Beijing 2022 Opening Ceremony starts with spectacular 'Beginning of Spring' sequence

The Winter Olympic Opening Ceremony is taking place at the National Stadium in Beijing 

By Danny Lewis
Picture by 2022 Getty Images

The Beginning of Spring is an important part of Chinese culture, as it is believed that the extreme cold brings about new life.

And that was chosen as the starting point of the Beijing 2022 Winter Olympic Opening Ceremony, which took place on Friday (4 February), the first day of Spring in China.

Viewers saw the phrase 'One World, One Family', before a countdown from 24, to represent the 24 solar terms of the Chinese Year, namely, Start of Spring, Rain Water, Awakening of Insects, Vernal Equinox, Clear and Bright, Grain Rain, Start of Summer, Small Full Grain, Grain In Ear, Summer Solstice, Minor Heat, Major Heat, Start of Autumn, Limit of Heat, White Dew, Autumnal Equinox, Cold Dew, Frost Descent, Start of Winter Minor Snow, Major Snow, Winter Solstice, Minor Cold and Major Cold.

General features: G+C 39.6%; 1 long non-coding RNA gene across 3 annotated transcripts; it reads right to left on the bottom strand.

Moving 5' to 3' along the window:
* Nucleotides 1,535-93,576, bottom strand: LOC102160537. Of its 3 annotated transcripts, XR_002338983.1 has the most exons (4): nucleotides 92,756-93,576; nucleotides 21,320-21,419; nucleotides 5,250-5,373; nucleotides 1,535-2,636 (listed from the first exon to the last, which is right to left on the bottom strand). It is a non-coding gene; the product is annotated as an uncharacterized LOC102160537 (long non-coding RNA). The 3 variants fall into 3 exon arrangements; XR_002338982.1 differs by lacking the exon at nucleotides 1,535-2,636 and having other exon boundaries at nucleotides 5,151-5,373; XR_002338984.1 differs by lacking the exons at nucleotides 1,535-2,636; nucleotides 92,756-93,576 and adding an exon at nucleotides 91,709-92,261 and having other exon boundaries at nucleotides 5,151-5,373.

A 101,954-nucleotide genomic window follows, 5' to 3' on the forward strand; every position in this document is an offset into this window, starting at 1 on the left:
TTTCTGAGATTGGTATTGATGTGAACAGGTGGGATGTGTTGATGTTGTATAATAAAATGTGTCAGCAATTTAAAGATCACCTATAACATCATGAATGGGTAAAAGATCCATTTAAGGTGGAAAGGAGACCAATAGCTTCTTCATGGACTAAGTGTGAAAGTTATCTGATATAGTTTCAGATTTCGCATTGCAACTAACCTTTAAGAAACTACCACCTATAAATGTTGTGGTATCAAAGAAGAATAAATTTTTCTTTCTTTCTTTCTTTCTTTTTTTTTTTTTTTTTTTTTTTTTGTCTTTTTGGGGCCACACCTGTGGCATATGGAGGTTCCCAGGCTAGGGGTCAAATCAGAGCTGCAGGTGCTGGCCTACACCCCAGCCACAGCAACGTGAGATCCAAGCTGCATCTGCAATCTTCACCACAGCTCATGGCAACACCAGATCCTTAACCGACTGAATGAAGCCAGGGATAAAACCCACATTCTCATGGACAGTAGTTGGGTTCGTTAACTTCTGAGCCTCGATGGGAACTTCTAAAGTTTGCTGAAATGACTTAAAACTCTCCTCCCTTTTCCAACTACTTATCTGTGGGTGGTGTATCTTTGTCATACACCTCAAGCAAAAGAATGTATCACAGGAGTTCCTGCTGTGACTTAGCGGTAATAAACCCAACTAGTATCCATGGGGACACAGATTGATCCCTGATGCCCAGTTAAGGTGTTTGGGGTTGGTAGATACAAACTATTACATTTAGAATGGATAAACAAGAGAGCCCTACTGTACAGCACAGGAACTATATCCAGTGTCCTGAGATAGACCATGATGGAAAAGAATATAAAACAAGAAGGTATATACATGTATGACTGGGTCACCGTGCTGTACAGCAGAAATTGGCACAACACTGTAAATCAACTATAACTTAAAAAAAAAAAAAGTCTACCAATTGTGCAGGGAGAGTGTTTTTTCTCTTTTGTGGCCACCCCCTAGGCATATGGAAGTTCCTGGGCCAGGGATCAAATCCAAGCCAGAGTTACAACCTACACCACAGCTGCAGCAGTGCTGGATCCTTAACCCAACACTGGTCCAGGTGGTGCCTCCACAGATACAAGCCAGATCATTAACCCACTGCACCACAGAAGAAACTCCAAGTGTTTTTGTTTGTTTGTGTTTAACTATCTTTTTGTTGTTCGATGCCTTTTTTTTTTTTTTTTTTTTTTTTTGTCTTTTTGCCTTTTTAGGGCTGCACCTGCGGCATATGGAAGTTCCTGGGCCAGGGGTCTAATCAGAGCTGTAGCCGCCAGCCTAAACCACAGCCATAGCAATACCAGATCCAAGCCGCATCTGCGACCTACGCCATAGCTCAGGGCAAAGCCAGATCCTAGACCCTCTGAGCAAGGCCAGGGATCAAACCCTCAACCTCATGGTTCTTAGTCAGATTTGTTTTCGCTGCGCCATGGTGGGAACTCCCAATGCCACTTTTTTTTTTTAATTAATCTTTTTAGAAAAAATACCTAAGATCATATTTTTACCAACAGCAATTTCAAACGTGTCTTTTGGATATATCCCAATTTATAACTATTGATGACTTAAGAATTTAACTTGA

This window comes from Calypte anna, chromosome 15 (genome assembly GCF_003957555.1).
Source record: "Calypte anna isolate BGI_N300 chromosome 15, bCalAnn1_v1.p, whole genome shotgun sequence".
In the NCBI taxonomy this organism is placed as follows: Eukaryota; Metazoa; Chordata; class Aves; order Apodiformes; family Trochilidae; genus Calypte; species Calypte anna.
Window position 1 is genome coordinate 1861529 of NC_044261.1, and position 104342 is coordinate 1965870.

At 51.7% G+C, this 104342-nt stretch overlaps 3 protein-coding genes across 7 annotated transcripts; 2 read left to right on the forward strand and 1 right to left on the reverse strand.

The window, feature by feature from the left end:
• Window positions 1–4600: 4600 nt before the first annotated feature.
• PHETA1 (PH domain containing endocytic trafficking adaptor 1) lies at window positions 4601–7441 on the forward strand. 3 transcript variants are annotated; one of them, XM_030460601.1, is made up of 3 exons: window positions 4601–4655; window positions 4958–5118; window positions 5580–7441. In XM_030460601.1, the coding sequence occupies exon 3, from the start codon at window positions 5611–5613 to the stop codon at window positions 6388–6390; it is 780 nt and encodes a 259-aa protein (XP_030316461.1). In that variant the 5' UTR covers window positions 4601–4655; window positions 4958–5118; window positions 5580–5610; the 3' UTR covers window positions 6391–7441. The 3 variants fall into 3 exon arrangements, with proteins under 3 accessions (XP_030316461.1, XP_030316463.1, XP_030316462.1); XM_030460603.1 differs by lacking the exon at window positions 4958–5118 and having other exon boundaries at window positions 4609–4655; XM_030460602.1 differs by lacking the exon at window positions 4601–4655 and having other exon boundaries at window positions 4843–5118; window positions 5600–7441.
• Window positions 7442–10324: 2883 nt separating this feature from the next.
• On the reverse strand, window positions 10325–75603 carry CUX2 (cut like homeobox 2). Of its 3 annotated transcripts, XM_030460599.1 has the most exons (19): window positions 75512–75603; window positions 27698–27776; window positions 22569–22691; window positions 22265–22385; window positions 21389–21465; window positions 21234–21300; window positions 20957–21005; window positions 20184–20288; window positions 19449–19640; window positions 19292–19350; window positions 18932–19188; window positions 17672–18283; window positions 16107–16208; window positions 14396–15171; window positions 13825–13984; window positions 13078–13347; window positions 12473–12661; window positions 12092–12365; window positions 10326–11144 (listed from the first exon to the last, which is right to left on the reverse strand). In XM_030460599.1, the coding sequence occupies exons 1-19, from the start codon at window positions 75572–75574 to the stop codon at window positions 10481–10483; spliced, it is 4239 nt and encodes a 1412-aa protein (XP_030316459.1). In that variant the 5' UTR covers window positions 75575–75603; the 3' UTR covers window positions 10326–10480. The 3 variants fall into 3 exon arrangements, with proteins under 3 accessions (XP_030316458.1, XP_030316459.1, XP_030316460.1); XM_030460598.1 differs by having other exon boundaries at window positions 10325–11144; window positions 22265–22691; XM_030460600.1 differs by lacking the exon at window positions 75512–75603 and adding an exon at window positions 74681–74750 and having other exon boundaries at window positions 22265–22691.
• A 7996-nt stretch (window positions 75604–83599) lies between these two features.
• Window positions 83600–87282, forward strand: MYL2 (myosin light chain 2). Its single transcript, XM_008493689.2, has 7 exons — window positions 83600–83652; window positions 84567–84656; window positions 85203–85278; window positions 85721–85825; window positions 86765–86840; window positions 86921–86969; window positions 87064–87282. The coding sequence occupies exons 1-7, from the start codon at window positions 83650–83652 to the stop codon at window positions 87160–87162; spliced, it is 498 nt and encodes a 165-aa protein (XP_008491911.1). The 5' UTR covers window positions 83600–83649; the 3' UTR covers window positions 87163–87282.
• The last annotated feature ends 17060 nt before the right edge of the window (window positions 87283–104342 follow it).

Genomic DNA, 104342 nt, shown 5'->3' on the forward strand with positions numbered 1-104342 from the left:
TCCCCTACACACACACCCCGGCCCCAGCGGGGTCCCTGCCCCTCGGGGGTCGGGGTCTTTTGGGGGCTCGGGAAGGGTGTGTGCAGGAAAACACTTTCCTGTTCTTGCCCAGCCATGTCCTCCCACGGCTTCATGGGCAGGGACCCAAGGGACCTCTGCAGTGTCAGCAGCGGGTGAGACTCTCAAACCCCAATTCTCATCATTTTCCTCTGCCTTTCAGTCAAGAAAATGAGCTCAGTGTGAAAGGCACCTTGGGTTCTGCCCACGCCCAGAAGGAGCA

Each was accompanied by beautiful images from around China.

A snowflake theme was then introduced, with performers inside the National Stadium displaying neon lights that turned green and unfurled to represent the new life, before a short firework display spelt out the word 'Spring' in English and Chinese above the stadium, at the start of the Winter Games.

Full coverage of the Opening Ceremony and all the action at Beijing 2022 is in our Live Blog on and the official app.

The first Lunar New Year can be traced back to the Warring States Period of 475 BC to 221 AD in Chinese history.

In the book, Simin Yueling, agronomist and writer Cui Shi wrote: "The starting day of the first month, is called ‘Zheng Ri’. I bring my wife and children, to worship ancestors and commemorate my father."

Later he wrote: "Children, wife, grandchildren, and great-grandchildren all serve pepper wine to their parents, make their toast, and wish their parents good health. It's a thriving view."

To this day, Lunar New Year is the beginning of a calendar year whose months are Moon cycles, influenced by the historical Chinese lunisolar calendar.


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